Date:10 June 2019 - By: Tshifhiwa Mukwevho
A 21-year-old woman has found a unique way of raising awareness about the problem of the violent abuse of women and is helping to do so through her art.
The artwork of Lebogang Sharon Serakalala might, however, shock many people and leave them asking many questions about the person in the image, who might have done this or the kind of violence that causes such vicious injury to another person.
Her work consists of images that she takes of herself and other persons after she has worked on their bodies – legs, arms, foreheads or faces – using special-effect make-up. According to her, “women are beaten every day; some are even murdered, and that's not a good thing at all. It's so sad to see our mothers and sisters being beaten up and sometimes being beaten to death. No human being deserves that.”
Lebogang wants her art to conscientise people about the challenges that women face and the violence they have to endure in today's society. “The violence is so disturbing in that some women are afraid to talk about it,” said Lebogang, who resides at Moletjie, near Vivo. “My prayer is that perpetrators would also see my images and realise the extent of their violence and stop abusing women. They are hurting our mothers and sisters.”
She grew up watching scary movies, such as horror movies, with her brother, but she did not find them to be scary because she knew that they were only works of art meant for entertainment. “This is one reason I also enjoy doing scary-wound-effect make-up,” she said.
However, this self-taught artist explained that she had started by doing normal make-up on birthday celebrations, baby showers and weddings and that she only realised later on that she could do more than that. “I have passion for it and enjoy doing it,” she said.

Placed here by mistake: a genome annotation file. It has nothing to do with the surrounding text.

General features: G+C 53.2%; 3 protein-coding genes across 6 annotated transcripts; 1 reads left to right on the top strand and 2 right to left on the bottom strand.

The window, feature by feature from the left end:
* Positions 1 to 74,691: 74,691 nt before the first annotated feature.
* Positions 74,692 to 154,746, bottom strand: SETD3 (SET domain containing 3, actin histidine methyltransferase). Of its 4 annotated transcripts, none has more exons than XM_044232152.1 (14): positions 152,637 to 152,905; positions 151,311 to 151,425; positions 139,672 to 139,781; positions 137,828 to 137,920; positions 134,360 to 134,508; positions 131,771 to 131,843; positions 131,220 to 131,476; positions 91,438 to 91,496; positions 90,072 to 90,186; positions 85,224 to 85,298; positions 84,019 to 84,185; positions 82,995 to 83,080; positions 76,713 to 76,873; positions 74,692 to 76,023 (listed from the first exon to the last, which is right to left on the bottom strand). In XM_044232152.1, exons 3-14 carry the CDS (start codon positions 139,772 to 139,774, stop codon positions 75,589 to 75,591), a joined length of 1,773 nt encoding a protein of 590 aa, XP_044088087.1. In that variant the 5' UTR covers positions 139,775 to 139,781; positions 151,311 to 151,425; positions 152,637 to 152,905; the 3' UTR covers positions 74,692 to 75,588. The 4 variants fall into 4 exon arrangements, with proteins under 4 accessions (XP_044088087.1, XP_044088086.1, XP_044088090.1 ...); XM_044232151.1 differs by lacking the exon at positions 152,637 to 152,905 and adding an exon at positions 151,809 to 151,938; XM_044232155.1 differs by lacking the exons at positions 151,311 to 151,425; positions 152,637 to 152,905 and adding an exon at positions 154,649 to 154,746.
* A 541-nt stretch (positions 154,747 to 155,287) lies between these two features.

She believes that her talent might come in handy in the film industry. “Anyone who is doing movies is welcome to contact me, so we can strike a deal,” she said. “All that you see in those great movies – the injuries and more – are works of special-effect make-up artists like me,” she said.
She said her family and friends supported her all the time. “They share my sentiments of issues of women abuse, and also celebrate my art for what it is,” she said. “They believe in me and think that my work can find its way into major movies one day.”
She is currently studying civil engineering at Capricorn TVET College. For the love of her community, she also runs a campaign, Pick and Dress a Baby, where she collects clothes and donates them to the needy.
Lebogang is available on Facebook as Lebogang Sharon and can be reached on 079 910 8135.
Lebogang Sharon's special-effect make-up addresses issues of woman abuse.
By: Tshifhiwa Mukwevho
Tshifhiwa Given Mukwevho was born in 1984 in Madombidzha village, not far from Louis Trichardt in the Limpopo Province. After submitting articles for roughly a year for Limpopo Mirror's youth supplement, Makoya, he started writing for the main newspaper. He is a prolific writer who published his first book, titled A Traumatic Revenge in 2011. It focusses on life on the street and how to survive amidst poverty. His second book titled The Violent Gestures of Life was published in 2014.